<Review by: Sailesh Ghelani>


Directed by Phil Lord & Chris Miller. Starring Jonah Hill, Channing Tatum, Peter Stormare, Ice Cube, Amber Stevens, Wyatt Russell, Jillian Bell, Nick Offerman

I have a feeling that America has created this fad for the vulgar, self-deprecating and nonsensical buddy movie. It worked initially for The Hangover films. It even worked for 21 Jump Street, which as they say in this film, wasn’t expected to do that well.


With a bigger budget but not a better script or story, 22 Jump Street is to be liked or disliked completely on the basis of the antics of its protagonists: Jonah Hill as Schmidt and Channing Tatum as Jenko. While they do have some amount of comic chemistry between them, I don’t see any spark of a bromance, which is unfortunate considering the parallel story for 22 Jump Street is the straining of their ‘friendship’. Of course it’s done with the usual gay clichés interwoven.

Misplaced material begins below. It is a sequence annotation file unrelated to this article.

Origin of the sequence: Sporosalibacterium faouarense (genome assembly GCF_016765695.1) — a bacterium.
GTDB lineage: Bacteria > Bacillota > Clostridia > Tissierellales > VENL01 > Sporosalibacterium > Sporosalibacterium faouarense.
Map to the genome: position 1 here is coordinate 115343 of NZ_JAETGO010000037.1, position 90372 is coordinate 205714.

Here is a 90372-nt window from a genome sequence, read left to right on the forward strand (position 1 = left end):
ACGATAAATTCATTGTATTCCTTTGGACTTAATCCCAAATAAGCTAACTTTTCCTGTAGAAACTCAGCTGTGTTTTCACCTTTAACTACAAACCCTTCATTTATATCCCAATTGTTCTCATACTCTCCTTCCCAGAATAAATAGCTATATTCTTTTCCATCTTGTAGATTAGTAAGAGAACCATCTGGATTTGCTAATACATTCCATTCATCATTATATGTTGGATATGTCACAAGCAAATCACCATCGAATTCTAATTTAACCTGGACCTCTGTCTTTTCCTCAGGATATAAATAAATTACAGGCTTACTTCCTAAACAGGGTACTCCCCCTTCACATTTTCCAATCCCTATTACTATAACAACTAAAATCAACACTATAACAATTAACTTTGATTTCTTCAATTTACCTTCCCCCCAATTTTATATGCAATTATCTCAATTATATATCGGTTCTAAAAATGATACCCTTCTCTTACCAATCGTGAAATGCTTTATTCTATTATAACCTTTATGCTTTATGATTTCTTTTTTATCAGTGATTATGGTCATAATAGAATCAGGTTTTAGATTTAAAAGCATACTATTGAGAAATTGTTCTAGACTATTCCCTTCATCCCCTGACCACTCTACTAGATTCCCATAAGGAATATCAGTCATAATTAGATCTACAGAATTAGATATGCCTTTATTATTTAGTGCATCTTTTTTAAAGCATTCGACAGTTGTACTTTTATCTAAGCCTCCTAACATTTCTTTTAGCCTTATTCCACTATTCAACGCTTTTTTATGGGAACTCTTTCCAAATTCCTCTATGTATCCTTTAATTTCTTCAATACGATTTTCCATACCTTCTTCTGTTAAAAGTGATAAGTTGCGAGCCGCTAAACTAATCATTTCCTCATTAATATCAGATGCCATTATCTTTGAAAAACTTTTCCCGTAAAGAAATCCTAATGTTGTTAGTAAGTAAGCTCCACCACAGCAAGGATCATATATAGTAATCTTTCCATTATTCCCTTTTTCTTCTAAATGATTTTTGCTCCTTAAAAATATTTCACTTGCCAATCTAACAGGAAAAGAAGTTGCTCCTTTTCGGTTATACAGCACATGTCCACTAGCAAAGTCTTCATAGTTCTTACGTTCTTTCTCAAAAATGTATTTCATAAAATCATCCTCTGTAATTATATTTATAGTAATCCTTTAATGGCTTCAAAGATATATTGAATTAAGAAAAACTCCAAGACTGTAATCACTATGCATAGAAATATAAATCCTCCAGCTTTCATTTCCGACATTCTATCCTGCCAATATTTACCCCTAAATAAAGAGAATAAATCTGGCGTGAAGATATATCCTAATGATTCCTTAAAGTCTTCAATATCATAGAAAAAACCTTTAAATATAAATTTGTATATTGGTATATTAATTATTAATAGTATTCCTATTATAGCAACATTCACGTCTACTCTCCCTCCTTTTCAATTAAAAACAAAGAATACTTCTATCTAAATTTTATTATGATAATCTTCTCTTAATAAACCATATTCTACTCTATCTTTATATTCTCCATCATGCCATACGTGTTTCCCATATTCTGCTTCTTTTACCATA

Sent to college by their boss Captain Dickson played by the over-acting Ice Cube, the two must solve a drug death on campus. There’s very little investigating going on. But Jenko finds a new buddy to be the college jock he never was with and Schmidt finds some lovin’ with a co-ed.


There are some chuckles to be had from the juvenile high jinx the two get into but I really wasn’t in the mood. Neither of these actors is phenomenal in their craft. And the script is so childishly written that you have to wonder if the human race does in fact use even 10 per cent (like they tell us in this week’s other release, Lucy) of their brain. You certainly don’t need any to watch this film.

And surprisingly or unsurprisingly I have nothing else to say for 22 Jump Street.



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